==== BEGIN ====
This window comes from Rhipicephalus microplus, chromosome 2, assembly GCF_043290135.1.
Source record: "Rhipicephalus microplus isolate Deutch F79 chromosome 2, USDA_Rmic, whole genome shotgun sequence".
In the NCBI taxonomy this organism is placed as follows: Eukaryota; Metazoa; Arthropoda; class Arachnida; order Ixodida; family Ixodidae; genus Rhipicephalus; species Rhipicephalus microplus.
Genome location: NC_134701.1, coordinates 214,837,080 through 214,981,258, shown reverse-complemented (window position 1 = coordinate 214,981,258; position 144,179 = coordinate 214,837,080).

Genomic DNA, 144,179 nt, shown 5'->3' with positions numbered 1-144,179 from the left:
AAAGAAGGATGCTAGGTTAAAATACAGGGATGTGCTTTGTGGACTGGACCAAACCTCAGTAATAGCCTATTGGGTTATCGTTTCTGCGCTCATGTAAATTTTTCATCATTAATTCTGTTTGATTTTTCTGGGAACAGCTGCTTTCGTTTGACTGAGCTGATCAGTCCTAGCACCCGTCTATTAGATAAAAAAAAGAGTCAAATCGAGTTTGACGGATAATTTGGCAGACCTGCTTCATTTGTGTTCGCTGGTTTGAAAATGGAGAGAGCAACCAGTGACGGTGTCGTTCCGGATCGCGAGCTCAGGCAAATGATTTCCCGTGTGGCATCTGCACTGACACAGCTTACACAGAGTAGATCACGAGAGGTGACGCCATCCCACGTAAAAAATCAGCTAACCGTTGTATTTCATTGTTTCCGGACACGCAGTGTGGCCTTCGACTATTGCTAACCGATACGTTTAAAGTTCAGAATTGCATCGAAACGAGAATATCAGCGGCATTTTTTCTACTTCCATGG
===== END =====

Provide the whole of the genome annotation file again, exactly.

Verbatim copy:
This window comes from Rhipicephalus microplus, chromosome 2, assembly GCF_043290135.1.
Source record: "Rhipicephalus microplus isolate Deutch F79 chromosome 2, USDA_Rmic, whole genome shotgun sequence".
In the NCBI taxonomy this organism is placed as follows: Eukaryota; Metazoa; Arthropoda; class Arachnida; order Ixodida; family Ixodidae; genus Rhipicephalus; species Rhipicephalus microplus.
Genome location: NC_134701.1, coordinates 214,837,080 through 214,981,258, shown reverse-complemented (window position 1 = coordinate 214,981,258; position 144,179 = coordinate 214,837,080).

Genomic DNA, 144,179 nt, shown 5'->3' with positions numbered 1-144,179 from the left:
AAAGAAGGATGCTAGGTTAAAATACAGGGATGTGCTTTGTGGACTGGACCAAACCTCAGTAATAGCCTATTGGGTTATCGTTTCTGCGCTCATGTAAATTTTTCATCATTAATTCTGTTTGATTTTTCTGGGAACAGCTGCTTTCGTTTGACTGAGCTGATCAGTCCTAGCACCCGTCTATTAGATAAAAAAAAGAGTCAAATCGAGTTTGACGGATAATTTGGCAGACCTGCTTCATTTGTGTTCGCTGGTTTGAAAATGGAGAGAGCAACCAGTGACGGTGTCGTTCCGGATCGCGAGCTCAGGCAAATGATTTCCCGTGTGGCATCTGCACTGACACAGCTTACACAGAGTAGATCACGAGAGGTGACGCCATCCCACGTAAAAAATCAGCTAACCGTTGTATTTCATTGTTTCCGGACACGCAGTGTGGCCTTCGACTATTGCTAACCGATACGTTTAAAGTTCAGAATTGCATCGAAACGAGAATATCAGCGGCATTTTTTCTACTTCCATGG